In my family, a silver cup
               is called a goblet.

               A room with books, however small,
               a library.

I had to wait for this—to wade through heart attack and heart attack
and heart disease, brain tumor and old age, the mysteries of the
body flung back on its own tongue—a new language that doesn’t
use e’s or t’s, that clucks and purrs in place of the perfect “what,”
the perfect “gee.”

               Does it matter if I talk
               to myself
               (only myself)?

               You never cared before.

    And why did I ever
    leave you?

                   Love, you never left me.

You formed my lips like the mother wrapping silk bands around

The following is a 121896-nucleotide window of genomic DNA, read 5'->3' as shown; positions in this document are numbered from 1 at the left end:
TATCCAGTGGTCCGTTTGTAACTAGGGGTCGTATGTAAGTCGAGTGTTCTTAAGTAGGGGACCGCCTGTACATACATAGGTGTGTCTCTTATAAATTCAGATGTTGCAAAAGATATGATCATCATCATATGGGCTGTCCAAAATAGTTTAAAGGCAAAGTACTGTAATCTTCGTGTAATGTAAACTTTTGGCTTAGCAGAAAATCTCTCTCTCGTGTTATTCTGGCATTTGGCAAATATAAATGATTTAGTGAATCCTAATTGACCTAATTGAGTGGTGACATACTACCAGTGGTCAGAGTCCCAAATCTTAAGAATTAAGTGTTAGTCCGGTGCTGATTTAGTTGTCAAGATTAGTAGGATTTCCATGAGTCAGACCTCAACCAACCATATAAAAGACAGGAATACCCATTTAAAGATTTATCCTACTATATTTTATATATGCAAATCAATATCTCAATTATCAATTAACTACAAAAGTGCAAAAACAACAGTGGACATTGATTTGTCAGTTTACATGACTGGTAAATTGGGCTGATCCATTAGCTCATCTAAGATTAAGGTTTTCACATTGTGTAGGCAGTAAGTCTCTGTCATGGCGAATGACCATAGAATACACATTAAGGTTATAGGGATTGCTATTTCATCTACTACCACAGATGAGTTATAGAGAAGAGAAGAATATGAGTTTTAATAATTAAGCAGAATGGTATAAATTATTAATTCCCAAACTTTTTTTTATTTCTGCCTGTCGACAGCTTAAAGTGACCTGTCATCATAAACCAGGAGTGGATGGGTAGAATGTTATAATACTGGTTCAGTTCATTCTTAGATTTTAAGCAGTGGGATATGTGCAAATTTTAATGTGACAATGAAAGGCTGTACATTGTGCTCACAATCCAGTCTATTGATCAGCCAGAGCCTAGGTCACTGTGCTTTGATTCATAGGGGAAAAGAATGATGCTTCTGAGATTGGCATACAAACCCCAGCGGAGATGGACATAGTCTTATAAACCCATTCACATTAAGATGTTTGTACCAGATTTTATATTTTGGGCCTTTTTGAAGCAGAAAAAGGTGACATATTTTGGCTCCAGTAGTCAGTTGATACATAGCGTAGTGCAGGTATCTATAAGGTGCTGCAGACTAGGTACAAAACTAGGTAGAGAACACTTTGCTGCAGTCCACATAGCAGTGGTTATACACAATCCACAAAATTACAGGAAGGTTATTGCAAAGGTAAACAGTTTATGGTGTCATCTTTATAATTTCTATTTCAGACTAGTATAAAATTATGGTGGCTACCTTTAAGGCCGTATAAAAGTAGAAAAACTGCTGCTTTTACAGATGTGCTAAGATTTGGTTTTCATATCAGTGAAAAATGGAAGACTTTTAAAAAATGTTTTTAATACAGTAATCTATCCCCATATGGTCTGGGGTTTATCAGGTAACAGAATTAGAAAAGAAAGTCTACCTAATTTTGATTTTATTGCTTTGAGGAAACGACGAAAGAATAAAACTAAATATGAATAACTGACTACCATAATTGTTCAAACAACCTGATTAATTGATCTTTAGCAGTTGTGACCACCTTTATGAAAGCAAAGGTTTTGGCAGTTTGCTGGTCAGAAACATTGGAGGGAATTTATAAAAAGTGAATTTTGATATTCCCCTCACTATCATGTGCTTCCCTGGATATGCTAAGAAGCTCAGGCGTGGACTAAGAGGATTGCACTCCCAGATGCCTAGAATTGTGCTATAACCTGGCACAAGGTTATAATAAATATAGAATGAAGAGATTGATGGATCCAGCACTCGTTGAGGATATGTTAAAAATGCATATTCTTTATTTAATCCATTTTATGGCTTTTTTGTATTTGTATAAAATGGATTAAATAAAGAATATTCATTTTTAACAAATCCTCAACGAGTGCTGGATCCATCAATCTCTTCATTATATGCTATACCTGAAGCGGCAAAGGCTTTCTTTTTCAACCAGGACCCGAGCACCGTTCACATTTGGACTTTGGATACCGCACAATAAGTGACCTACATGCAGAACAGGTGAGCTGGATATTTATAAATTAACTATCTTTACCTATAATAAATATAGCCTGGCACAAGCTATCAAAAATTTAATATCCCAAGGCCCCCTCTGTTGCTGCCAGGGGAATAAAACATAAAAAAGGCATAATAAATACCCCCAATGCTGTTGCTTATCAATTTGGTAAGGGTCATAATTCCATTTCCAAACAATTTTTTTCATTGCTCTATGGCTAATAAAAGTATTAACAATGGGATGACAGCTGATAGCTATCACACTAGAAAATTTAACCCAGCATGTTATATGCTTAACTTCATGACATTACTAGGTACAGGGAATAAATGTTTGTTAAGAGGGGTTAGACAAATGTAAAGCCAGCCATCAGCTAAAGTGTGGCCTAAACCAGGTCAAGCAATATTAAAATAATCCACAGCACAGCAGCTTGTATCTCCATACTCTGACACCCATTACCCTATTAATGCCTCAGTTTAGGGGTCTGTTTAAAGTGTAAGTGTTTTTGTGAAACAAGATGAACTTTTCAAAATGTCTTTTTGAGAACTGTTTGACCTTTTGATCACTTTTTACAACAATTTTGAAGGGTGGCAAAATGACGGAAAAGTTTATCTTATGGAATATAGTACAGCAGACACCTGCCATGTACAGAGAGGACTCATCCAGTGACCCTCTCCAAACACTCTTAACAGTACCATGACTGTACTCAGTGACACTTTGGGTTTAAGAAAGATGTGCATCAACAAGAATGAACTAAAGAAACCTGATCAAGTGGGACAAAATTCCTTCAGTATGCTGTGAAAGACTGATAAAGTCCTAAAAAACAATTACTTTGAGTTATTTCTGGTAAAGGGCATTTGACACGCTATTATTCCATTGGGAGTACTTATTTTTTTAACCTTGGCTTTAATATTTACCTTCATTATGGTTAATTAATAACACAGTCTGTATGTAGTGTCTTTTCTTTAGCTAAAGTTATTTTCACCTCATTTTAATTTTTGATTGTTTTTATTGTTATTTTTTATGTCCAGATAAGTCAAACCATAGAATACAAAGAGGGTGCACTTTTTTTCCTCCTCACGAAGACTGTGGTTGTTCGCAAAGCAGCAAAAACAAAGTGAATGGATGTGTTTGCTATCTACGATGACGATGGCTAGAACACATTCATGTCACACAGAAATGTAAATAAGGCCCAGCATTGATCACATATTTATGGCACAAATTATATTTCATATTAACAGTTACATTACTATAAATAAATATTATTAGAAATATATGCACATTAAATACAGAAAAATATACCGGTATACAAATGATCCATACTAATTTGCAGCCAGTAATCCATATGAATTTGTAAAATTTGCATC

her daughter’s feet.

               Now, we are bound
                   whether or not
               I speak of you
               or you of me.

In my family,
rules proved nothing
but our rulelessness.

            No streaking when company is over.

            No smoking pot until you’re thirteen.

            No shooting BB guns at the neighbor’s windows,
                               but if you do, we will lie and say you did not.